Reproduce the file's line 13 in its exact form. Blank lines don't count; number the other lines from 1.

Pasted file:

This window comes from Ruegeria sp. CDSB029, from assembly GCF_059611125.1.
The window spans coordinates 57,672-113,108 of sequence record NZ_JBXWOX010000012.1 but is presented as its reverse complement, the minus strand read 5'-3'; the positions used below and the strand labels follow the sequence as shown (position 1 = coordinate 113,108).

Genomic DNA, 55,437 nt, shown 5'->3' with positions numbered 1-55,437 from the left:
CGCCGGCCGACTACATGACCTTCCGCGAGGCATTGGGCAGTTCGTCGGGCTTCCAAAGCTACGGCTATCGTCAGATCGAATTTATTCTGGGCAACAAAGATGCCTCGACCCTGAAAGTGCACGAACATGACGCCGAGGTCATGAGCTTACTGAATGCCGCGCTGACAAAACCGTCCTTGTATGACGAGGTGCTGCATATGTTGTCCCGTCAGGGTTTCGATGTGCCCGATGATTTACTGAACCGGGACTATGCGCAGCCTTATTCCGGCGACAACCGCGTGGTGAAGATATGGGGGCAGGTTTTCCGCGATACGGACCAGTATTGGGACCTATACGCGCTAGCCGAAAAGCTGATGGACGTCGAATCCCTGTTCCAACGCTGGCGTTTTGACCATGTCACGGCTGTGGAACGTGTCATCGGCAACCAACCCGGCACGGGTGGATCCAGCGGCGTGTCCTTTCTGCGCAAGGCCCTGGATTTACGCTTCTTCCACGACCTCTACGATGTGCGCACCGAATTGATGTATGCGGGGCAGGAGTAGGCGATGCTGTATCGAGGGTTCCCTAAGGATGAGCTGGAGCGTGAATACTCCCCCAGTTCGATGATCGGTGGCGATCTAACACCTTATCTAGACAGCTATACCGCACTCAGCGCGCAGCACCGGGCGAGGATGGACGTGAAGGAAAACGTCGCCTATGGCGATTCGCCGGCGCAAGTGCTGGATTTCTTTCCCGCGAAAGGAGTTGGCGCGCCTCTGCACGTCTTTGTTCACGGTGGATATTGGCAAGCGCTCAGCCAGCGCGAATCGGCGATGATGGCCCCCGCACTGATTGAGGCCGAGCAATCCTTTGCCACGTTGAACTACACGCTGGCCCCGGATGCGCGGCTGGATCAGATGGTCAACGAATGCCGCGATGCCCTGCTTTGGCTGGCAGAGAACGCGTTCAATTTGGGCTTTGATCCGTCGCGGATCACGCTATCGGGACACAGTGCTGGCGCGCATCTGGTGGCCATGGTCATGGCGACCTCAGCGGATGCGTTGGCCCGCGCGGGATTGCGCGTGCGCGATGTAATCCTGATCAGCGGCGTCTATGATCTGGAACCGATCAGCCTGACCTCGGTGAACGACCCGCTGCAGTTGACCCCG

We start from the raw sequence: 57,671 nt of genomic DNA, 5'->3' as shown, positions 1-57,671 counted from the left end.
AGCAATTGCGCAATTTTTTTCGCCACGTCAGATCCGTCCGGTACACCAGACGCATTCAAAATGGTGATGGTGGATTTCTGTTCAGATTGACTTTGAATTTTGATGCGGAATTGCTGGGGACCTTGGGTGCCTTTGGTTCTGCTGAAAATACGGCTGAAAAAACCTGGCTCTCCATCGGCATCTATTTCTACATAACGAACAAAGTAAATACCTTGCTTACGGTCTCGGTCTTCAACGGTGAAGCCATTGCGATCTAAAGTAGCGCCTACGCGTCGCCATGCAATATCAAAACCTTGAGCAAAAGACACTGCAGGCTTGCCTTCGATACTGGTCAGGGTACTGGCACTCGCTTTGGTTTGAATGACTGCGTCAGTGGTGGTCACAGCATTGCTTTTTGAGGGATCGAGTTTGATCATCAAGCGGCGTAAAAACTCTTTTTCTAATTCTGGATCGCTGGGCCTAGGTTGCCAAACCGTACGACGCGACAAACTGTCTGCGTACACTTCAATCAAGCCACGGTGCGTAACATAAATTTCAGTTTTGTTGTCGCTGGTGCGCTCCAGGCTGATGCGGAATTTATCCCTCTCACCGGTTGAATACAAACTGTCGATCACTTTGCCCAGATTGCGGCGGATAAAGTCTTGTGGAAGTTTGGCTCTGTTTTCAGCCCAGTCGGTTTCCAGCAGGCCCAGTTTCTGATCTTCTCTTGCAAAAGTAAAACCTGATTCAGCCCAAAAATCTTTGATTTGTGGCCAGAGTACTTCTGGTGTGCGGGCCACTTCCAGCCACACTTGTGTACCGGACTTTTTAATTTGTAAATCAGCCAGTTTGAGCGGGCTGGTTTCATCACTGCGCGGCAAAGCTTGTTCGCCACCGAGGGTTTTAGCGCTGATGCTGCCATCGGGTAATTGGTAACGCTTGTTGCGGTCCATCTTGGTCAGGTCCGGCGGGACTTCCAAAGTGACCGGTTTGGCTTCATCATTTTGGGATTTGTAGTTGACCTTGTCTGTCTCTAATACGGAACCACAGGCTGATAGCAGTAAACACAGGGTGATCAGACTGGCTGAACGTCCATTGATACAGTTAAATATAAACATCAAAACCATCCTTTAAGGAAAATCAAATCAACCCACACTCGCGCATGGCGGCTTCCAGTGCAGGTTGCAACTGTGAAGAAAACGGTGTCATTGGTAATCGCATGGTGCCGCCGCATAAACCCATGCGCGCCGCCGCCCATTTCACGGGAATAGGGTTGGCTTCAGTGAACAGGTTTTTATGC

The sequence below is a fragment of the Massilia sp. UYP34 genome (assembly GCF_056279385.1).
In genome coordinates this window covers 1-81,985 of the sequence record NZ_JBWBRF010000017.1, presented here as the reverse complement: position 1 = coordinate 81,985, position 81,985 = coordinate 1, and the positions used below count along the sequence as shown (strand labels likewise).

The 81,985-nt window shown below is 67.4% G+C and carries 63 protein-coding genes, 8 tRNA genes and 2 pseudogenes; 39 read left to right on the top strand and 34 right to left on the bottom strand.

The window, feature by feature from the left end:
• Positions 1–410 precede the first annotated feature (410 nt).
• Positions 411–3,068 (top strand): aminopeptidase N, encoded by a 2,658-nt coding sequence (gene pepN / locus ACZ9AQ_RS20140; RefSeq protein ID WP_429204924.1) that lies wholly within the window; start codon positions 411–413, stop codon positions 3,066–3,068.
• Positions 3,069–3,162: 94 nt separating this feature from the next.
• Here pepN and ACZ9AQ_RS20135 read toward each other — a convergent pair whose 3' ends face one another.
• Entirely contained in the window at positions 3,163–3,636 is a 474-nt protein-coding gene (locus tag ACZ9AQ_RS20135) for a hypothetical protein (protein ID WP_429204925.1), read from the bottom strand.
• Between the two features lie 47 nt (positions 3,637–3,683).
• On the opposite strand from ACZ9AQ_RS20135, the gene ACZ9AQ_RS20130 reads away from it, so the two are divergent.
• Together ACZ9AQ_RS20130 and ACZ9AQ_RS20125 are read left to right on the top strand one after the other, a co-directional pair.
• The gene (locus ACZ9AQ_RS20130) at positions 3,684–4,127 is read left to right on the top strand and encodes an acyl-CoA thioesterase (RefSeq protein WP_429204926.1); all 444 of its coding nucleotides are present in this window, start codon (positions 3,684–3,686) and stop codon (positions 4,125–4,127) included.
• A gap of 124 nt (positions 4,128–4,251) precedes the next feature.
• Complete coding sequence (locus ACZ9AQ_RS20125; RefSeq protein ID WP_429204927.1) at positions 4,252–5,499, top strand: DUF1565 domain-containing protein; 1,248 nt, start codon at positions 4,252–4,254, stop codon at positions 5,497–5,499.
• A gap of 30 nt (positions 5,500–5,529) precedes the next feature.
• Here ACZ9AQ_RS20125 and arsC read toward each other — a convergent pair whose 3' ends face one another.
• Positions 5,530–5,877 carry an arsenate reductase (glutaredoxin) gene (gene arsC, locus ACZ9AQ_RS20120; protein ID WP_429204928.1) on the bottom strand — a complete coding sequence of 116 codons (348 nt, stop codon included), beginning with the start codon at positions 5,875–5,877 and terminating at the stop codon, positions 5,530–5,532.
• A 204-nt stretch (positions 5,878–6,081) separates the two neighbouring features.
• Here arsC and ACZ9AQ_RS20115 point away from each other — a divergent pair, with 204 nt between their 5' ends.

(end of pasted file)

• Positions 3,069–3,162: 94 nt separating this feature from the next.